The combined intensity of these two performances obliterates objections and raises the stakes in what might otherwise have been a standard western. It’s powerful enough to create its own reality, and whenever “The Missing” threatens to get sentimental around the edges, the fused energy of their cold fury is simply too compelling to allow that to happen. No film will be going soft while they’re in the neighborhood — no film would dare.
Jones has made a career out of these implacable roles, most notably in “The Fugitive,” and as he’s aged into a face so lined it would scare Botox, he’s lost none of his innate aura of menace and danger, the sense that he would as soon kill someone as look at them.
Which makes it all the more thrilling that Blanchett, as gifted an actress as is working today, is his match and more in barely controlled rage. Capable of rising to whatever challenges her screen appearances demand, Blanchett brings the kind of deep and biting anger to her part that only Sean Penn in “Mystic River” has matched this year. Each word she directs at Jones’ character is a whiplash intended to cut to the bone, and cut it does.
Those words also come from an unlikely source, Ken Kaufman, whose previous credits include “Space Cowboys” and “Muppets From Space.” He’s adapted “The Last Ride,” a novel by Thomas Eidson, that focuses on the kidnapping of Maggie’s eldest daughter, Lilly (“Thirteen’s” Evan Rachel Wood) by a band of Apaches and white outlaws who intend to sell her in Mexico to the highest bidder.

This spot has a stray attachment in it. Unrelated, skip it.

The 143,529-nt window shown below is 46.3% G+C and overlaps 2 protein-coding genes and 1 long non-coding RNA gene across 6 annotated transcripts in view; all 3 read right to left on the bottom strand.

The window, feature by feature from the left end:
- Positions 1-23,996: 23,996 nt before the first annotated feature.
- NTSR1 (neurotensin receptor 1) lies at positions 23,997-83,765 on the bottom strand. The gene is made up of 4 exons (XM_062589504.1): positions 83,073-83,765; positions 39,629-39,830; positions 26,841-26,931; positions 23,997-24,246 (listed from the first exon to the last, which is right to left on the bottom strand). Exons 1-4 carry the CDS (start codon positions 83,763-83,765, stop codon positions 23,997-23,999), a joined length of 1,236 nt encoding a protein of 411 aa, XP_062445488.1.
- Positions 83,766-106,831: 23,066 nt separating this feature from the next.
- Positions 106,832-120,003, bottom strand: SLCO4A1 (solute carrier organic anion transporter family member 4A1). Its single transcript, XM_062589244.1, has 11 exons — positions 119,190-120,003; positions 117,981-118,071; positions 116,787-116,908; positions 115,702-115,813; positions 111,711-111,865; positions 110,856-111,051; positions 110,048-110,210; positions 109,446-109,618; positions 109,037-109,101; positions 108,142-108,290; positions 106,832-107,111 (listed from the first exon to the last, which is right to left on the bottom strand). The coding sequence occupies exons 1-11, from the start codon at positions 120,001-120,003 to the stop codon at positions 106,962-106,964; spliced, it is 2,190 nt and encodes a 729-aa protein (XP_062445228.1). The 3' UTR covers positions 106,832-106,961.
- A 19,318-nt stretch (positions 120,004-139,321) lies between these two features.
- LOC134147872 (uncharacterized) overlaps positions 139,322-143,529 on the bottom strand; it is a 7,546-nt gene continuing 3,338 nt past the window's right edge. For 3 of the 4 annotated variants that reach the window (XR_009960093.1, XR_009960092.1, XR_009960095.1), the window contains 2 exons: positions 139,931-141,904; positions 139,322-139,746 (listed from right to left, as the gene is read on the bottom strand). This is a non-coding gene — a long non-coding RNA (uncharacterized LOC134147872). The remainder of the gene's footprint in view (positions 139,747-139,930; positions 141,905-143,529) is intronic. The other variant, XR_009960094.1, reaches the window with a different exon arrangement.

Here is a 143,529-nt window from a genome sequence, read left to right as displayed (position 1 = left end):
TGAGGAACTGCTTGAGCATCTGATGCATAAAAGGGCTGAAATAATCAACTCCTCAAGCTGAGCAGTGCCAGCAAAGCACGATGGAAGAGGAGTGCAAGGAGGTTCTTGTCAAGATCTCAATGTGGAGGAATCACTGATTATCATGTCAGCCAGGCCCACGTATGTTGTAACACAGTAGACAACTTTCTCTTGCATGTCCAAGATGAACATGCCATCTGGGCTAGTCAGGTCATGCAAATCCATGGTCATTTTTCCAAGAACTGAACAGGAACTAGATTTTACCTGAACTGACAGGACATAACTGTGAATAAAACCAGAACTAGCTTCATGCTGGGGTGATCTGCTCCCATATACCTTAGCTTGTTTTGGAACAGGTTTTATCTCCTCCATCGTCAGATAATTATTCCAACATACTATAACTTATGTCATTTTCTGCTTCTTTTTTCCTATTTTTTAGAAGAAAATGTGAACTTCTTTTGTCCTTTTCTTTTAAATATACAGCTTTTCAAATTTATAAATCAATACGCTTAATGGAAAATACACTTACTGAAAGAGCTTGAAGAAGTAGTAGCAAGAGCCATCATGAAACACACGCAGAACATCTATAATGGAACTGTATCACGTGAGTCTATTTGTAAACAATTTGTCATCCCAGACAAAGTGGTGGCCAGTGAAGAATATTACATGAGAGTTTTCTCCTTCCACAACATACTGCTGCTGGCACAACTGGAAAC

Here is the New Mexico territory, 1885, a place no less godforsaken because modern inventions like the telegram have made an appearance. Working with talented cinematographer Salvatore Totino, who makes this part of the world look epic, unexpected and forbidding, Howard has visualized the West as an especially pitiless place where bad things routinely happen and to do something stupid is to risk having someone die.
No western is complete without a bad man, and one of the things that make “The Missing” both effective and particularly modern is the nature of its villain. He’s nameless in the film, though Samuel Jones refers to him by the Spanish “brujo” and the credits call him Pesh-Chidin, an Apache term that means the same thing: witch.
Today’s audiences, aware of alternative forms of spirituality, will be more receptive to the presence of a Native American shaman, a powerful sorcerer capable of clouding men’s minds. Convincingly played by a heavily made up Eric Schweig, the scarred and creepy brujo, whose murderous handiwork makes everyone who sees it, audiences included, squirm, is a disturbing, distinctive bad guy who proves to be very much a match for the forces of good.
Before any of this can happen, Samuel Jones has to come back into the life of his daughter, who lives on a small cattle ranch with her daughters and her ranch hand/boyfriend, played by Aaron Eckhart.